A Budgetary Report Card
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A major initiative towards fiscal prudence was the adoption of the Fiscal Responsibility and Budget Management Act, 2003 (FRBM Act). Under the original FRBM Bill, the deadline proposed to eliminate the revenue deficit was 2005-06. That time frame proved too ambitious. The FRBM Act, as passed, revised this deadline to 2007-08. In Budget 2004, the finance minister further extended this to 2008-09, arguing that it was more realistic.
The Kelkar Task Force Report suggested that the government focus on widening the tax base rather than increasing tax rates, for vertical and horizontal tax equity. The report added that to establish a world-class tax system, the government should move towards an effective and efficient compliance system by using information technology. The goods and services tax (GST), at both central and state levels, was also proposed as an appropriate consumption tax model.
To simplify procedures and reduce compliance costs, the government initiated reforms in tax administration by introducing the e-return and e-payment facilities in both direct and indirect taxes. To facilitate smooth transition to the GST, the excise and service tax credit rules were integrated. To keep the commitment of bringing down the customs duty rates at par with the Asean levels, the peak rate of customs duty has been reduced to the present 10 per cent.
Gross tax revenues have grown by 19.9 per cent, 20 per cent and 27.8 per cent, respectively, in the first three years of the UPA government. The tax to GDP ratio has increased from 9.2 per cent in 2003-04 to 11.4 per cent in 2006-07.
Measures have been taken to widen the tax base by reducing the tax rates, shifting the burden of tax from production to consumption, taxing value addition in goods and services and simplifying the tax administration. But several issues are unresolved: the fate of various concessions and exemptions in our fiscal regime, administrative reform and aligning tax policy with the liberalised regulatory regime, whether in outbound investments or the introduction of the limited liability partnership concept.
Have governments done well in raising tax collections? For robust analysis, it is important to look at the figures of revenues foregone by the government. The charts (see ‘In Absolute Numbers’ and ‘A Relative Analysis’) depict the pattern of tax foregone during 2005-06 and 2006-07 in both direct and indirect taxes.
On an annual basis, the government gives up almost 50 per cent of gross revenue collections because of exemptions and concessions to various sectors. The largest loss in 2005-06 was due to various incentives given to exporters and importers (customs duty). In 2006-07, lost revenues attributable to customs duty came down but the losses attributable to excise duty went up, when the area based exemptions became operational. The charts suggest that while the government may be taking steps to increase revenues, it is not able to stop these large leaks that impact economic growth significantly.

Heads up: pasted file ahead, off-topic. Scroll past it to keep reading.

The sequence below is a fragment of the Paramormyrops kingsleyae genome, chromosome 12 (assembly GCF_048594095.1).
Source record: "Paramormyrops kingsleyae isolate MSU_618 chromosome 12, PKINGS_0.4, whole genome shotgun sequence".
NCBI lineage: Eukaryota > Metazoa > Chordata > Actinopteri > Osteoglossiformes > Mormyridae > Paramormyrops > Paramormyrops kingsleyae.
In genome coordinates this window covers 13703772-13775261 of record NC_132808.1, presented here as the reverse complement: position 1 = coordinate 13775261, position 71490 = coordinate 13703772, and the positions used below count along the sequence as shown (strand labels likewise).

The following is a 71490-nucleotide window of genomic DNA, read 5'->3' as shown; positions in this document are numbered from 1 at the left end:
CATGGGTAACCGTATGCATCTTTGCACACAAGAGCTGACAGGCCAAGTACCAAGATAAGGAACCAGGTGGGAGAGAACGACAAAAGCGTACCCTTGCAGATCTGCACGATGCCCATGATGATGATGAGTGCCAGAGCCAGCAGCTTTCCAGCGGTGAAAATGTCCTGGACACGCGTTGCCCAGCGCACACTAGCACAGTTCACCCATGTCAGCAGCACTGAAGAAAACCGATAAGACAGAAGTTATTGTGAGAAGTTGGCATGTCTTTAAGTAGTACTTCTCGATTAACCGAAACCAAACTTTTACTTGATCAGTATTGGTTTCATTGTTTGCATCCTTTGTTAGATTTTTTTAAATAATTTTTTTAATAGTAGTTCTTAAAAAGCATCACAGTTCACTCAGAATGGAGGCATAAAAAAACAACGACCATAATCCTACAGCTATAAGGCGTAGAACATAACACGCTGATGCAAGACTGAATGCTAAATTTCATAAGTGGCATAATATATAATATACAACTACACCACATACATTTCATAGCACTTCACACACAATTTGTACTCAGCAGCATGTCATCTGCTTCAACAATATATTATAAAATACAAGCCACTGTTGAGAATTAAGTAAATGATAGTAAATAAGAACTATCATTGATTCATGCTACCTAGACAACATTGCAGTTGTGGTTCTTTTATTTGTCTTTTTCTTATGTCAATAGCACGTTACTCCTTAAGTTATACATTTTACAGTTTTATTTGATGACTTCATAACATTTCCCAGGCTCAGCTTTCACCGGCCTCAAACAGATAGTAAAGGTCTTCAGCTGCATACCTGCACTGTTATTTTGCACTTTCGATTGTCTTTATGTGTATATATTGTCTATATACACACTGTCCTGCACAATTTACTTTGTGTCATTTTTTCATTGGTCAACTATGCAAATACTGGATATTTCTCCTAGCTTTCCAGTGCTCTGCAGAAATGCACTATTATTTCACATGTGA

Comply Or Bbe Sued?
The total number of tax assessees grew from 26.2 million to 29.8 million from 2001-02 to 2005-06. Non-corporate assessees constituted 98.68 per cent of the total tax base. Government policies have not been successful in widening the tax base beyond firms. Tax disputes also have significant cost implications for both businesses and government. The table above indicates the large amounts in litigation, in both direct and indirect taxes.
Although corporate tax is not the largest contributor to tax revenue, it is one of the major contributors to tax disputes. The absence of requisite awareness amongst tax payers, as well as the tax administrators, is the primary reason for the current state of affairs. Judicial pronouncements displaying divergent views aggravate the problem. Could it be that a part of the increase in tax collections can be attributed to the collection of arrears, and not necessarily because of tax reforms? Given the litigious nature of tax authorities could it also be that high collections are the result of a multiplicity of rates?
A Possible Agenda
A recent PricewaterhouseCoopers-World Bank Study indicates that the total tax contribution (as defined in the study) of a representative company in India (based on a sample taken for the world-wide study) could be as high as 80 per cent. There are many ways by which the government could reduce this. These range from modification of tax laws to reducing compliance costs and enabling a tax-payer-friendly administration. There is also merit in consolidating some taxes while eliminating some others. Independently, one key measure is to put in place a suitable dispute redressal mechanism. Clearly, there is some way to go before India can join the ranks of countries with user-friendly, broadbased and moderate tax regimes.
The author is the Executive Director, Pricewaterhouse Coopers
(Businessworld Issue 25 Feb-3 Mar 2008)